Wednesday, 29 April 2020

Life as a student during a pandemic

A shot of an office lamp and wall art reading 'up to no good' in Oliver Bonas
Day 36 of lockdown and the government still hasn’t addressed university students. Some universities have implemented a safety net policy meaning, ‘undergraduates who pass their exams will be able to retain their current average grade as a minimum’, some are still charging students for term 3 rent and others are refusing to reimburse fees for lost teaching. The worst of them, are encouraging disadvantaged students to defer their studies if they are unable to access a computer, laptop or wifi to meet deadlines.

Life as a student right now is a lot. I’m very lucky to not have any exams but I’m still expected to hand in assignments on the original deadline date unless I fill out an extenuating circumstances form. Now, if you’re a university student then you know how long the forms are and even when its been filled out and submitted, you’re not guaranteed an extension.

It’s incredibly frustrating to see universities asking for £2bn from the government when they're still charging students their full tuition fees, for teaching we're not receiving. Online classes are not what we are paying £9250 a year for, if we wanted to be taught online, we would’ve applied to open university. Some universities have scrapped teaching altogether, what are their students being charged for?

I asked a few of my friends studying a range of degrees to write me a paragraph summarising their experience as a student during a pandemic and here's what they said,

Ellie, a medicine student studying in China so has been in lockdown far longer than UK students wrote: "As a medical student, it’s hard being on lockdown because we don’t have access to labs, which is where we would have done experiments and worked with specimens. Those lab classes are a big part of our final grades (30 or 40% depending on the subject) so it’s worrying to think about whether we'll fare without them. In general, being a student during this time is difficult; motivating myself for every online class and not knowing when all this will end can be stressful but other parts are nice like having more time to cook, study and talk to friends, family etc."

Sophie, an astrophysics student who had just moved to Korea for her year abroad: "I was studying abroad in Korea and we were pulled back to the UK yet we’re still being made to take classes from our host unis. I’m taking classes with an 8-hour time difference to the rest of my classmates and lecturers."

Az, international relations and psychology student with a minor in environment and sustainability, said: "For my international relations, not too much has changed. Our exams became open book rather than closed book and one negotiation simulation was cancelled and replaced with a virtual simulation so we can still write our final paper on it, which is good. The psychology part of my degree is what has been affected most. We had to get rid of the psychology research we were doing for our lab report and use a combination of past data and a mock simulation online instead of running our own research experiment. Two research field trips and speaker panels were cancelled. A lot of core research to be able to complete the course, they’ve tried to supplement it with a lot of videos and past years data etc but especially considering the environmental climate in Australia over the past summer, a lot of that data is outdated now. Basically, anything to do with research is pretty much undoable until we get back to normal so yeah."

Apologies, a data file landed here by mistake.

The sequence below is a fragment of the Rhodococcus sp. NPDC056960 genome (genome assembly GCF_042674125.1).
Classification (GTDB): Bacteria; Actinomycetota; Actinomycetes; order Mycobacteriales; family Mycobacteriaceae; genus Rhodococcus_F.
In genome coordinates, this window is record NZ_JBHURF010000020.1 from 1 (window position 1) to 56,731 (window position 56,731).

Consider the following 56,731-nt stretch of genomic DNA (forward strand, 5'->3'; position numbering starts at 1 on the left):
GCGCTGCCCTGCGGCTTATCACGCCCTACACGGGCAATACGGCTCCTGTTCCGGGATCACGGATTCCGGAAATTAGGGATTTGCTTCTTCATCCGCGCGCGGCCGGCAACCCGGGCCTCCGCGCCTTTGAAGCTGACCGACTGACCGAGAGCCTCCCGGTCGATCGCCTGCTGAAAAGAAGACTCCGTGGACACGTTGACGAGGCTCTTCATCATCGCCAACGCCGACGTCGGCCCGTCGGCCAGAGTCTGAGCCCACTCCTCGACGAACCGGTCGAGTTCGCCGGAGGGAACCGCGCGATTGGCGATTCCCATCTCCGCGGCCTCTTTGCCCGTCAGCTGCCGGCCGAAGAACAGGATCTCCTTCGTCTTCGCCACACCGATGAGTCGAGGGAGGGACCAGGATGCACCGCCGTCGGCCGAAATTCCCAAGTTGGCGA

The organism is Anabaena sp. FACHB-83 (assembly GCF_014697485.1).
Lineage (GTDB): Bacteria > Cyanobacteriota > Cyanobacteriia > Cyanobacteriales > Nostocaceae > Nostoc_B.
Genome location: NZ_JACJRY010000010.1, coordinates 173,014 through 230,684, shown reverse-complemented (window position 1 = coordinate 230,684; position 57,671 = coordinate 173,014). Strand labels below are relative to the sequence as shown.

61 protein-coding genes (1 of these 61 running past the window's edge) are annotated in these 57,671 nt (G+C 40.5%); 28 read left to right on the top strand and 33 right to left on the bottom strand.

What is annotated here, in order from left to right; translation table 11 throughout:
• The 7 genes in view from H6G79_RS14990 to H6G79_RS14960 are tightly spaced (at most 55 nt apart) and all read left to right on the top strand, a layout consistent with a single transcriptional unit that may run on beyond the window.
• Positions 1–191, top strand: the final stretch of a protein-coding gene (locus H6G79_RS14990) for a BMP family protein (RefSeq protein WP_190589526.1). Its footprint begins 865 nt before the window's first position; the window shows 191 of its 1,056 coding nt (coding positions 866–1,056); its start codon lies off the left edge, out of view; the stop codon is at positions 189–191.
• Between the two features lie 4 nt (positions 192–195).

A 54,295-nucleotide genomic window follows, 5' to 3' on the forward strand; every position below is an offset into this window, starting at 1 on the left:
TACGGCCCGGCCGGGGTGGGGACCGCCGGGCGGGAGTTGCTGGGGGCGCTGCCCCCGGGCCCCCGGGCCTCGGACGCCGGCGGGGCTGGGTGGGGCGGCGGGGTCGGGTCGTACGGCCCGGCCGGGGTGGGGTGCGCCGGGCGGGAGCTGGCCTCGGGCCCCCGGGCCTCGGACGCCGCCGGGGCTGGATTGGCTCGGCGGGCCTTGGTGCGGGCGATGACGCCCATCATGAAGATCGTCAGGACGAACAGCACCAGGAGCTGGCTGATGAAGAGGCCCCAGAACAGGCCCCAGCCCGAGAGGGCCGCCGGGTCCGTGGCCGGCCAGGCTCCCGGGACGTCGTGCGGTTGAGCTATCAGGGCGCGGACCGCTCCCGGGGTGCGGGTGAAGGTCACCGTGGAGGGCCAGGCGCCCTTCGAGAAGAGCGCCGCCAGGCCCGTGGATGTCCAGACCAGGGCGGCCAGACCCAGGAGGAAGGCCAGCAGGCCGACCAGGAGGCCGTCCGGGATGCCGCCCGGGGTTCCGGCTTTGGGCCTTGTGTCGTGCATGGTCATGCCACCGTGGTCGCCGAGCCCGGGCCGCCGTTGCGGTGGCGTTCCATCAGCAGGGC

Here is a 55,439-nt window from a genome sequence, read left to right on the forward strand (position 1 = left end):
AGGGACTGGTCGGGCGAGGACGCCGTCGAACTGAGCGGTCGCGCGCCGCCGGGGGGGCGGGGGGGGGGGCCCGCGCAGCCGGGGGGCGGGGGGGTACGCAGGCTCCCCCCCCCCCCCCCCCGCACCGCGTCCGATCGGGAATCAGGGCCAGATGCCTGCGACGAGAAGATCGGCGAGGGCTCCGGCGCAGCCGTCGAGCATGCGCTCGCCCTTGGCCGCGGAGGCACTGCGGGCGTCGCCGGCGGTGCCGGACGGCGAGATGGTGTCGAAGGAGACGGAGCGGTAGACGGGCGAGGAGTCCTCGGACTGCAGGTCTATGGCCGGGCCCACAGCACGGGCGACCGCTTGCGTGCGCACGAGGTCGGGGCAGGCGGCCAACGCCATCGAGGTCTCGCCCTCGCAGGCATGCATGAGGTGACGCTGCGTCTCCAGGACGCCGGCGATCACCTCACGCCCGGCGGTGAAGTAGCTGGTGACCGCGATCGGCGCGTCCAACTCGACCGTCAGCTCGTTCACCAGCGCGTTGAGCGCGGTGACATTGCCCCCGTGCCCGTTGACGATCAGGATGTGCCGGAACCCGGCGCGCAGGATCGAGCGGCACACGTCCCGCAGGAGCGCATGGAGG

I think the hardest hit students in all of this are final year students. They have to write assignments, complete their dissertations, do online exams without full access to the resources they need, and graduations have been cancelled or postponed until next year. I can only imagine how stressful this is for them and my heart goes out to all of you. You have worked so hard over the years and this is not how your journey should have ended. I hope your university organises something for you to get closure.

"Anxiety is off the charts because of the uncertainty of my future as a student, for my post-university life". Lani, a third-year student studying law and business expressed feeling alone and without direction: "life as a student has really stopped so abruptly. I wasn’t able to finish my year with the people I had been working hard with on my course, events planned cancelled and graduation is gone. It definitely is a loss that many are going through but not a lot is showing because of the fear of being shamed for feeling this year as many are being hurt directly by the coronavirus. So, I personally have just been trying to deal with that alone and somehow conjure up the energy to continue my studies; which has been so hard and close to impossible. An hour a day is a big accomplishment for me. Online studying has been meh, however, that essential face to face contact no longer given makes it hard to get to the detail of the help you’re really seeking."

If you’re a student and you’re reading this, seek comfort in the fact that we're all in this together. Tough times never last. We will get through this, get the results and hopefully the compensation we deserve!


No comments

Post a comment

© Francisca Rockey | All rights reserved.
Blog Design Handcrafted by pipdig